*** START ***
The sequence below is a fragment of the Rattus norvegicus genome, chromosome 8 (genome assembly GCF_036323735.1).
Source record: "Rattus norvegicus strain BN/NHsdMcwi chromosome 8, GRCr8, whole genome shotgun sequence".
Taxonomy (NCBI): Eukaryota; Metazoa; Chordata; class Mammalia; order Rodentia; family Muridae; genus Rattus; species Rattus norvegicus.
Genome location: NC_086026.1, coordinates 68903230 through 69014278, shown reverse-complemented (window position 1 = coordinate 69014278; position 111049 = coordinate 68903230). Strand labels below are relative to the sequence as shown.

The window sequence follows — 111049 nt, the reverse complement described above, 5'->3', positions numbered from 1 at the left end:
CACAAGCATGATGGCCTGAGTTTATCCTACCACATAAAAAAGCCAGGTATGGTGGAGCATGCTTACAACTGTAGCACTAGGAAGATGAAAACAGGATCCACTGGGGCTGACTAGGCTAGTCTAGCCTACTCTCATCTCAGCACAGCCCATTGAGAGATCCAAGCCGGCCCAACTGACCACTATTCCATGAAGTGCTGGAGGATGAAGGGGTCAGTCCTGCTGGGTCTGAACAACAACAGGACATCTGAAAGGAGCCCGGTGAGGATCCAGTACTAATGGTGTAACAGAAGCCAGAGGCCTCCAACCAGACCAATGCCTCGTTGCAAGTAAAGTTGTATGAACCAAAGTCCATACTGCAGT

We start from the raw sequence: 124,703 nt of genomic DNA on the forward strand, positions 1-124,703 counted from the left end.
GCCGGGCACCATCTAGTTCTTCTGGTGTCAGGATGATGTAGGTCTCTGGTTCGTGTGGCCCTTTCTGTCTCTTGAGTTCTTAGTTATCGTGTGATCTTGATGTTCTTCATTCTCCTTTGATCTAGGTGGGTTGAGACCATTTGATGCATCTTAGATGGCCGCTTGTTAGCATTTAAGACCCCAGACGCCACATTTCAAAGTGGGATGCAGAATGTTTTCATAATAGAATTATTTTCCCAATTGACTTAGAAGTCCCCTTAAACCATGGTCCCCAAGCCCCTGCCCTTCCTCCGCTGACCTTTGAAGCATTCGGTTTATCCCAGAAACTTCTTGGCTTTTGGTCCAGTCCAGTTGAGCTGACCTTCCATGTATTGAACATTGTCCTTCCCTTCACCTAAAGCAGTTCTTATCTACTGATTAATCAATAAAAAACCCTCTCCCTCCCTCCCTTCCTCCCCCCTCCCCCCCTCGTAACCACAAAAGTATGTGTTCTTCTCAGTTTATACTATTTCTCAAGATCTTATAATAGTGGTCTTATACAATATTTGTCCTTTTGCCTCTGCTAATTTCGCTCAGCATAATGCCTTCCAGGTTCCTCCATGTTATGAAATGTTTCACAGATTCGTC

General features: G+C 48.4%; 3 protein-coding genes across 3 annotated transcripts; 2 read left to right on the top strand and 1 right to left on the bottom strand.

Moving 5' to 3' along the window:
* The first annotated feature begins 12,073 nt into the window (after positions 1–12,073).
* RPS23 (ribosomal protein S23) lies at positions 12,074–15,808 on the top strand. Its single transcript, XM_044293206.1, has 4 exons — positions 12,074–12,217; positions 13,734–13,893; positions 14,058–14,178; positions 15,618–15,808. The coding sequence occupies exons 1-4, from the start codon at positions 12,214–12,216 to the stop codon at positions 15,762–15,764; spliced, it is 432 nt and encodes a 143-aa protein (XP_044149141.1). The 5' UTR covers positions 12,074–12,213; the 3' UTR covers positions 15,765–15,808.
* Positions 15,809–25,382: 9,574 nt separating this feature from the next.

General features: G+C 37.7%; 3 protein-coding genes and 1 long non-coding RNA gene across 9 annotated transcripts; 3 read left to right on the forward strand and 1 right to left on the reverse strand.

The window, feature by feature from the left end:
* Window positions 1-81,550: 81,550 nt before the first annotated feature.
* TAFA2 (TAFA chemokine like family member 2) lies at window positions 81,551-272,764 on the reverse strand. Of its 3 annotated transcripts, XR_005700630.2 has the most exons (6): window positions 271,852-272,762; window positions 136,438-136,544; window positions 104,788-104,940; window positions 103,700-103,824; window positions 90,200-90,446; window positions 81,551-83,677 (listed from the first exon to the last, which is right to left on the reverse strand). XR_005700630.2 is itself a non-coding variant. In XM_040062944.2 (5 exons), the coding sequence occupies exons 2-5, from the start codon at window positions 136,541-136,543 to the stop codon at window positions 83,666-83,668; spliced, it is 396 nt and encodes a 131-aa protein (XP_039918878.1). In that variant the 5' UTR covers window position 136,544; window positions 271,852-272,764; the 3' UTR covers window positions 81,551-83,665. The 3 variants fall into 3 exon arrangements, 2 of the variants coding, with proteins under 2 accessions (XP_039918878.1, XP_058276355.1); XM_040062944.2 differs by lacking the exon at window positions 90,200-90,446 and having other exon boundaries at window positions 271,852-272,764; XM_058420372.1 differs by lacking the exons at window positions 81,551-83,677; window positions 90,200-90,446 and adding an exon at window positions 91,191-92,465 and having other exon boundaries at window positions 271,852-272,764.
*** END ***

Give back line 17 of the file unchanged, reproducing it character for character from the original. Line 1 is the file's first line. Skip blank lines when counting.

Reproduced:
* TAFA2 (TAFA chemokine like family member 2) lies at window positions 81,551-272,764 on the reverse strand. Of its 3 annotated transcripts, XR_005700630.2 has the most exons (6): window positions 271,852-272,762; window positions 136,438-136,544; window positions 104,788-104,940; window positions 103,700-103,824; window positions 90,200-90,446; window positions 81,551-83,677 (listed from the first exon to the last, which is right to left on the reverse strand). XR_005700630.2 is itself a non-coding variant. In XM_040062944.2 (5 exons), the coding sequence occupies exons 2-5, from the start codon at window positions 136,541-136,543 to the stop codon at window positions 83,666-83,668; spliced, it is 396 nt and encodes a 131-aa protein (XP_039918878.1). In that variant the 5' UTR covers window position 136,544; window positions 271,852-272,764; the 3' UTR covers window positions 81,551-83,665. The 3 variants fall into 3 exon arrangements, 2 of the variants coding, with proteins under 2 accessions (XP_039918878.1, XP_058276355.1); XM_040062944.2 differs by lacking the exon at window positions 90,200-90,446 and having other exon boundaries at window positions 271,852-272,764; XM_058420372.1 differs by lacking the exons at window positions 81,551-83,677; window positions 90,200-90,446 and adding an exon at window positions 91,191-92,465 and having other exon boundaries at window positions 271,852-272,764.